Today we are returning to Africa for our latest #blogpost from the #coronavirus story. We have many connections, in many countries, but as some of you may know we have been heavily invested in the #Maassai over the last 12 months. A letter we received this week triggered us to return to the poster-tribe of #Kenya, to gauge the fear that is spreading faster through Africa than the virus itself.
In January 2019 we travelled to Narok county, the gateway to the Maasai Mara.
We were there to explore, with a collection of primary-school children, experiences growing up, with the threat of genital cutting and the early marriage.
The consequence has been that we have remained invested in Maasai culture and in the lives of the girls in particular. We are currently supporting four, who left their families. They chose to isolate themselves from their nearest and dearest and chose education rather than a life as a child bride.
Ironic that they have now been forced out of their schools, as they have closed as a response to the threat of Covid-19.
Then we received an urgent cry for help, forwarded from a friend on social media. It didn’t relate directly to our programme of work. But it shone a bright light on the concerns of the community.
An award-winning game-reserve, Maasai-led, is facing ruin. Tourism has stopped and the economic constrictions in the country are creating fears that game animals will be seen as meat, rather than a sustainable resource and source of tourist revenue.
We spoke to William Tiampeti, who runs our Maasai partner NGO in Narok.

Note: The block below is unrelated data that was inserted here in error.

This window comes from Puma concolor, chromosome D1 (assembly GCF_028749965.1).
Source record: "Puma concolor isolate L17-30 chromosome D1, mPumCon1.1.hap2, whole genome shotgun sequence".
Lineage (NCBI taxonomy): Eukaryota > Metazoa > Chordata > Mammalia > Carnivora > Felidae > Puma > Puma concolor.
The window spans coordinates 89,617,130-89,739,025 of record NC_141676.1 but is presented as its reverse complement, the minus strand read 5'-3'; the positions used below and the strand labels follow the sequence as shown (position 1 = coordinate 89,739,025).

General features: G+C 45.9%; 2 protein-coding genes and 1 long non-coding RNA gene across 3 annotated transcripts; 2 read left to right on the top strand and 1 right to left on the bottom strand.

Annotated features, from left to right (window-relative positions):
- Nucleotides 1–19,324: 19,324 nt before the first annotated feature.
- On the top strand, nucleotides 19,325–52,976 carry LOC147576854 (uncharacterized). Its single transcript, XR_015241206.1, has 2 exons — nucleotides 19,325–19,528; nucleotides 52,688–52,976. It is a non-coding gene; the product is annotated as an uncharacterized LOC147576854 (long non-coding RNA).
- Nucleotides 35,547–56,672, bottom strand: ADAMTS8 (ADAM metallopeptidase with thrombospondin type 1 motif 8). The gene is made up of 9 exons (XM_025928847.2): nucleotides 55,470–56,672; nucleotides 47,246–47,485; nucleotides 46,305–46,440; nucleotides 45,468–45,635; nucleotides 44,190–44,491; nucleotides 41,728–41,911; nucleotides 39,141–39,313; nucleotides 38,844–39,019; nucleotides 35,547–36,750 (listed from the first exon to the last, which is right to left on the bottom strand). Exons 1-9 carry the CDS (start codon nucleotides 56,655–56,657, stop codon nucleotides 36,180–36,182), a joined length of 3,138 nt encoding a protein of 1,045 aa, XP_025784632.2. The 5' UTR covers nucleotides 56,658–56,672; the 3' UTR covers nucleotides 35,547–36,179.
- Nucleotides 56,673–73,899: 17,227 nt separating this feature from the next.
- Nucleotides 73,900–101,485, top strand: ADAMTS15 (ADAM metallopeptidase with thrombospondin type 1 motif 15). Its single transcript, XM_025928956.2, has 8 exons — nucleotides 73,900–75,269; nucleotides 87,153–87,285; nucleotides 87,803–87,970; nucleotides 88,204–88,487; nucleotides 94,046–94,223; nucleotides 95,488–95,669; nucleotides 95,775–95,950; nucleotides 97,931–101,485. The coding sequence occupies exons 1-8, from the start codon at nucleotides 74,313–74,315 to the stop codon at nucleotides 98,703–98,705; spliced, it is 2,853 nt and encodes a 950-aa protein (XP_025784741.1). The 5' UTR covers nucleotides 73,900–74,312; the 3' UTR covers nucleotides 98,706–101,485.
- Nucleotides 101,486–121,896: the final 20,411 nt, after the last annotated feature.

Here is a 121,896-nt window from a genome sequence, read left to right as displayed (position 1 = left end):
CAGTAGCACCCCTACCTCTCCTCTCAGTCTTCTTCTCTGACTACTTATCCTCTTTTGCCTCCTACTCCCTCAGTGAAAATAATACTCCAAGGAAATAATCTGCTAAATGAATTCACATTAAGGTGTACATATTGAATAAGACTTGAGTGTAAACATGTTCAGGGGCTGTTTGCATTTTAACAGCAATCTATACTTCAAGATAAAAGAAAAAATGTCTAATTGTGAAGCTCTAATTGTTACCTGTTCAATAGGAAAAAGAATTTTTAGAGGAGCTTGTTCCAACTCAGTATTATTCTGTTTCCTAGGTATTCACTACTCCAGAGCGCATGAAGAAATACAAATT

He says part of the problem lies in the response of the tribal elders:
“There is rampant ignorance across the Maasai community with regard to Covid-19,” he says. “The community needs enhanced public health education in the local dialect especially through radio so as to reach as many people as possible.
“The Maasai elders have understood the virus to be a curse against those who have oppressed others in society.
“They believe the virus has come to stop the politicians from travelling overseas for treatment so that they can commit resources to improve local health infrastructure for the benefit of all.”
So far (at time of writing) just over 4,000 Kenyans have been tested for the virus. There are 160 cases and six deaths. This is tiny compared to what we’ve seen in America, Spain, Italy and China. But imagine the rampancy if it does take hold. The healthcare infrastructure is fragile and its all paid at point of delivery. The population is scared. In an economy where basic needs of food and shelter remain a significant priority, thousand will die.
The Maasai population is turning to traditional medicine to keep itself safe. “They are taking ‘Seketek’ as a remedy for Covid-19,” says William. “It is made from the seketek tree that’s believed to cure a myriad of illnesses. It’s widely used now as a result of the Covid-19 pandemic
“Most homesteads and shops in Narok town have taken and installed hand-washing containers at the door.”
Meanwhile the girls that we are supporting are out of school and are staying with William and his family.
“They are not allowed to go to town,” he said. “They stay indoors to study and avoid possible transmission of the virus, in case it reaches Narok.”
So far there are no cases in Narok and we hope that all will remain safe and well. Parts of the country are closed down to restrict and prohibit movement. Supplies vehicles are moving about as normal, though with restricted staff. It seems the Kenya government is doing in its power to keep the country safe.